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Re: Open Walled "Shed"

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That's true.  The uplift is as you described.  The lateral loads are the one under discussion.  If the amount of "parapet" is very small then the only loads that I can see are, in the limit, the horizontal vectors calculated from the "perpendicular to member" coefficients acting on the roof planes.  Different slopes give different resultants.  These may be larger than the exposed "parapet" and column loads.  I concur with your assessment but my associate still thinks that calculation is too small and I'm trying to convince him that his fear is not justified. 

Thor A Tandy P.Eng, MCSCE
Victoria BC
Canada
e-mail: vicpeng(--nospam--at)vtcg.com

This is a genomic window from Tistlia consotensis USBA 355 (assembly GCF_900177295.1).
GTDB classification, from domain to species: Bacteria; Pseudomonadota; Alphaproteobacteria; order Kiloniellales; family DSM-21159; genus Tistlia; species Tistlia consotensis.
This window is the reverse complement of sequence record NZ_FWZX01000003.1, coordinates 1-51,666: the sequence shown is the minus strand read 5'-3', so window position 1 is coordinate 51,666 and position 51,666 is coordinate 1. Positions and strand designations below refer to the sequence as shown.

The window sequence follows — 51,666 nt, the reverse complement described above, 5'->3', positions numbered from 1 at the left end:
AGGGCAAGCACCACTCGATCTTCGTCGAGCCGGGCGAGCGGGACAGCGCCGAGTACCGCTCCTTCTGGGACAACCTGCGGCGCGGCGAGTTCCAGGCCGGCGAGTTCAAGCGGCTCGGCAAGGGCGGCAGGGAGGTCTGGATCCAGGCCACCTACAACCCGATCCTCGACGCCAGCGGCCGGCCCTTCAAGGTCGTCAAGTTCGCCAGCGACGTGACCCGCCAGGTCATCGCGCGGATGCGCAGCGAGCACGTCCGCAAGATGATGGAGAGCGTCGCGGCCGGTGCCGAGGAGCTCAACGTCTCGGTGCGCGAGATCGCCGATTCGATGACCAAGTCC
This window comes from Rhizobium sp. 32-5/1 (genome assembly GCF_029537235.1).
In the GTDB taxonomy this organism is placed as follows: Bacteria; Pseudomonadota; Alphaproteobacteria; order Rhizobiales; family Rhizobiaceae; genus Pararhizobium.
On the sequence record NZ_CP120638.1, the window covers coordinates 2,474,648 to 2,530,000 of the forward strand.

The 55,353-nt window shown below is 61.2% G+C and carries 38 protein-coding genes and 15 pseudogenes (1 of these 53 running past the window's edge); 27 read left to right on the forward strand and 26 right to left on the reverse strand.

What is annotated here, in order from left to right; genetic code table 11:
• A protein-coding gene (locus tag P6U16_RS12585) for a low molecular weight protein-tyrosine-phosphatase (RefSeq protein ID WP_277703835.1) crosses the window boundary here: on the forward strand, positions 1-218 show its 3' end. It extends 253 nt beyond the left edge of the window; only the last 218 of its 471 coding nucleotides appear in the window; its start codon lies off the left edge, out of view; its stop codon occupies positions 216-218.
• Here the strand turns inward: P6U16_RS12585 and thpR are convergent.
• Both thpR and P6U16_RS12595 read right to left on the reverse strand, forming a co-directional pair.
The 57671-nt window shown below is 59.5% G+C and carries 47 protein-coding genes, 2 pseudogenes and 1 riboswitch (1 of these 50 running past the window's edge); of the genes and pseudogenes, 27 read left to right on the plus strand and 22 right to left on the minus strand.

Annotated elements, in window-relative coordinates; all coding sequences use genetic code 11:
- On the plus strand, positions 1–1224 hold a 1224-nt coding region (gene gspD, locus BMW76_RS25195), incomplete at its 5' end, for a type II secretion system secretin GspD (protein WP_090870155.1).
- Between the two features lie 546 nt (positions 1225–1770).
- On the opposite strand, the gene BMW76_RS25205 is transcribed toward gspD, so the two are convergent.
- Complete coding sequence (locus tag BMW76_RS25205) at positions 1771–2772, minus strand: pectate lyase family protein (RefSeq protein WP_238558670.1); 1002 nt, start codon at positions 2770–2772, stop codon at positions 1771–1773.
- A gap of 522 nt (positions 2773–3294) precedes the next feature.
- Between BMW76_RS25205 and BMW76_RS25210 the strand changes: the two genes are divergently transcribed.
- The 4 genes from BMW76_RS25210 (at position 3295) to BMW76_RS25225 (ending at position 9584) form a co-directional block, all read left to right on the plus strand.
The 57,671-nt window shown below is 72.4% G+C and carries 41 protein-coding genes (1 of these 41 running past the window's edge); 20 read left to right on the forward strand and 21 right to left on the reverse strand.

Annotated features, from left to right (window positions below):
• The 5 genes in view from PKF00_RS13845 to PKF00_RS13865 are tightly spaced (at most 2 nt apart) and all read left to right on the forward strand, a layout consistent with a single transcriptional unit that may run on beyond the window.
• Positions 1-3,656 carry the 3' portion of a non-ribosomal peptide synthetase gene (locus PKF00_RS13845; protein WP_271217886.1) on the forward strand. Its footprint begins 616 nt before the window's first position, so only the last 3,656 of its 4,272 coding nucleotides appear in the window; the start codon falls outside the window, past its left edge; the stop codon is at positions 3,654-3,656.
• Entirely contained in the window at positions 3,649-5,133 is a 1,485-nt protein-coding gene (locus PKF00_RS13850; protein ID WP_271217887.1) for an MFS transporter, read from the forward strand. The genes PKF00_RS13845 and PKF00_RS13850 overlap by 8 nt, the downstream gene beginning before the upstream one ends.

-----Original Message-----
From: Jim Persing <jpersing(--nospam--at)ncfweb.net>
To: seaint(--nospam--at)seaint.org <seaint(--nospam--at)seaint.org>
Date: Friday, September 24, 1999 1:41 AM
Subject: RE: Open Walled "Shed"

Thor A Tandy,
 
When we design structures similar to the one you described, we use the projected area method in the 97 UBC.  The structures we design are generally flat-roofed service station canopies.  The fascias are treated as parapets with both sides receiving wind loads in the same direction and any protruding beams are also included for wind pressures unless they are closely shielded by the fascias.  And of course the contribution of the columns is also included. The additional 0.5 value for uplift found in footnote 1 is not used since the structures are classified as "UNENCLOSED STRUCTURE OR STORY", Section 1616.  It is my understanding that the "serious" uplift you described is actually caused by suction on the roof from unbalanced pressure due to partial openings, not full openings, as described under "PARTIALLY ENCLOSED STRUCTURE OR STORY".
 
Jim Persing